The Foundation is still accepting scholarship applications for both first-time and prior attendees. The application process will close Feb. 1. Successful applicants will be notified in April and the official announcement will be released in June.
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This IAAP year has been one of transition and change.  I began the 2014/2015 year with my local Fort Myers Chapter of IAAP looking forward to being the chapter President.  With the changes taking place, our year was shortened as our chapter decided to disband in September.  I really miss my IAAP sisters; however we are planning to get together from time to time to simply keep in touch and will celebrate Administrative Professional Week as a group.  Many of the members are opting out and not renew their membership, but I have decided to hang in there and see where this is going and how I can still be an active member in an organization I have come to love. 

Change is never easy, but sometimes you simply have to sit back and see what transforms from the inevitable change.  Growth comes from change and as an administrative professional growth is important for my personal self and my professional self.  The change in how we do things as IAAP members will keep us all on our toes, as we won’t have the monthly meetings to garner our professional development and will need to be diligent in keeping up with recertification and Member of Excellence.

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"Take Time" for yourself.  I know you have dead-lines to meet but if you don't take care of yourself you are going to have burn-out real fast!

So how do you handle this you say?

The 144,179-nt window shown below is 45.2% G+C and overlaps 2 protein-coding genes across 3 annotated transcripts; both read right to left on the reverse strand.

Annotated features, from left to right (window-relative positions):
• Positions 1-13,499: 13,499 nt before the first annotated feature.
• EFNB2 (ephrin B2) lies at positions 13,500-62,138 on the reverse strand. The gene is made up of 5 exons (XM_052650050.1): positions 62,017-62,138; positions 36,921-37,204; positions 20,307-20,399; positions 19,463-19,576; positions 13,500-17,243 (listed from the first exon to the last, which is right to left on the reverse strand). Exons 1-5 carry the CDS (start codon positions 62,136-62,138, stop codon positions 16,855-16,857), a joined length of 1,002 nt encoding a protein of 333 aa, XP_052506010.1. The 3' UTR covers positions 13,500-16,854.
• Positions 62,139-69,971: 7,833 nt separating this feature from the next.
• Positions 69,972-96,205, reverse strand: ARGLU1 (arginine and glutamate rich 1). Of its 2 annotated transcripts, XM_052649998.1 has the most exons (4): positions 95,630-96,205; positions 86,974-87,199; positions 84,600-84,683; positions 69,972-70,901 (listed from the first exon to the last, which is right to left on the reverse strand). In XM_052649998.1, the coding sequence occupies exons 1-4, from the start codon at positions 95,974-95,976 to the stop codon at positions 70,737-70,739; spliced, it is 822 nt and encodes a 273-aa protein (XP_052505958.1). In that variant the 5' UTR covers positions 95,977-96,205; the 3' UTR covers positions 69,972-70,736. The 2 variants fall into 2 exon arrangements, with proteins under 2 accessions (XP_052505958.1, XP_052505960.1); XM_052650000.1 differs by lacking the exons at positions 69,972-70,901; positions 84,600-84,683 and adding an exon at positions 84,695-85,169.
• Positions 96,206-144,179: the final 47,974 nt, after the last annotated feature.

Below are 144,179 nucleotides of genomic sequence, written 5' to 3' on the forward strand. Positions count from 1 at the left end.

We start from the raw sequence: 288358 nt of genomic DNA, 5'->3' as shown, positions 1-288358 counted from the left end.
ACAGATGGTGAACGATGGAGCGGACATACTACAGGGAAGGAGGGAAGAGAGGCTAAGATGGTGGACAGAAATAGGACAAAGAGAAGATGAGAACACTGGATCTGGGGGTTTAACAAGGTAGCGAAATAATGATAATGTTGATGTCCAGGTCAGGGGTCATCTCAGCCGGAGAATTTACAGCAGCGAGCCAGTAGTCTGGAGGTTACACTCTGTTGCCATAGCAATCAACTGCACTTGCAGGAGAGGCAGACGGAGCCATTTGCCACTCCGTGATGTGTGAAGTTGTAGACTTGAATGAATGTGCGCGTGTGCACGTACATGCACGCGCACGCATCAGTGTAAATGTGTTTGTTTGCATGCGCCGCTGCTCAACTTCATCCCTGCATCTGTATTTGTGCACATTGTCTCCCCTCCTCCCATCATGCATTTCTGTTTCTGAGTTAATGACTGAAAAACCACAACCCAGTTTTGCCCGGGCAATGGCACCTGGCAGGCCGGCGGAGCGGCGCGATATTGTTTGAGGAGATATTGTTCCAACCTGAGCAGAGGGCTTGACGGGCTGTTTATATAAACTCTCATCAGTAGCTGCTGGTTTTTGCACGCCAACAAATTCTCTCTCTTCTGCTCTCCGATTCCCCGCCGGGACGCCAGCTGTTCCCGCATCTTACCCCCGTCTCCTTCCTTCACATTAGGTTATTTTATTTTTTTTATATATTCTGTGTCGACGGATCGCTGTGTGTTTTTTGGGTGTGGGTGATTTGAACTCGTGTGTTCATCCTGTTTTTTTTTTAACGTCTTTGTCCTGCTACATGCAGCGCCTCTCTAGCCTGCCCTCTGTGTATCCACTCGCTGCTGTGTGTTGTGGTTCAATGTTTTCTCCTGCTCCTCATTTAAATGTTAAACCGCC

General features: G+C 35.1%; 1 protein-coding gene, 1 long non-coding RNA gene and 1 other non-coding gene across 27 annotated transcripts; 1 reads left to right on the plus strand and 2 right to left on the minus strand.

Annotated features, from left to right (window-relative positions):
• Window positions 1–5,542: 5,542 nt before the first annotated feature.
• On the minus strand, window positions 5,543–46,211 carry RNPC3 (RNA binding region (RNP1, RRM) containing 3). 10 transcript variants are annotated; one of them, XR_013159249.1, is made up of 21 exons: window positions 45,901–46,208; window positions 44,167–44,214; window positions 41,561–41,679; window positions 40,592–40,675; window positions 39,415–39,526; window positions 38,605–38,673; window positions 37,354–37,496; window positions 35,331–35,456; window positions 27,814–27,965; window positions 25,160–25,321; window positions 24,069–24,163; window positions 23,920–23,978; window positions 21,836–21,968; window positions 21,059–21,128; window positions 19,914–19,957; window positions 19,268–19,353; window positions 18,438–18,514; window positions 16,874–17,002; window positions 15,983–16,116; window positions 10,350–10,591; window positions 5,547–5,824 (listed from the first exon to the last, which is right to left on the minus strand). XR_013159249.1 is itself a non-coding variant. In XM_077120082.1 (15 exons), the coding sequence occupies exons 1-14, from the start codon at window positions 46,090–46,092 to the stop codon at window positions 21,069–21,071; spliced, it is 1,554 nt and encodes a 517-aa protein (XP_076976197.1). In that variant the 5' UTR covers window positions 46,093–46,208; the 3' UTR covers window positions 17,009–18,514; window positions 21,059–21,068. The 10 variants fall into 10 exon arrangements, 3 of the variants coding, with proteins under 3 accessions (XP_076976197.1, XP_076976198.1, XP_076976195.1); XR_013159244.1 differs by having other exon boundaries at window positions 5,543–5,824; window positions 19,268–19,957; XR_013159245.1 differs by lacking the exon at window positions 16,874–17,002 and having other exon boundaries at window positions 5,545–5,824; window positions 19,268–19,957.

If it's only 5 minutes every hour during the day that you can get away from your desk then do it, plan it!

Take yourself away from your desk by reading a daily devotional, a health article, or perhaps work on a brain teaser.  Or of you think that you can't handle One More item to read or look at just put on your favorite song and close your door turn out the lights and listen. This way to chill and relax the best way to revitalize your mind which in turn will make you a more productive Professional Administrative Assistant.

What more could your boss ask for?  A renewing of your mind  ~ producing a better You!

Do it, try it....just "Take Time".

Check this link out "How to Be Happy at Work"
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Are your projects becoming overwhelming? Do you feel like you will never see the project to completion? Today's administrative professional must add project management skills to their resume due to the increased workload. Attend this webinar to get tips on planning, coordinating, and managing projects. 

February 12, 2015 @ 7 p.m. CST

Click here to register ($10 to attend)
You will receive a link to attend the webinar. Please follow the instructions to access the meeting.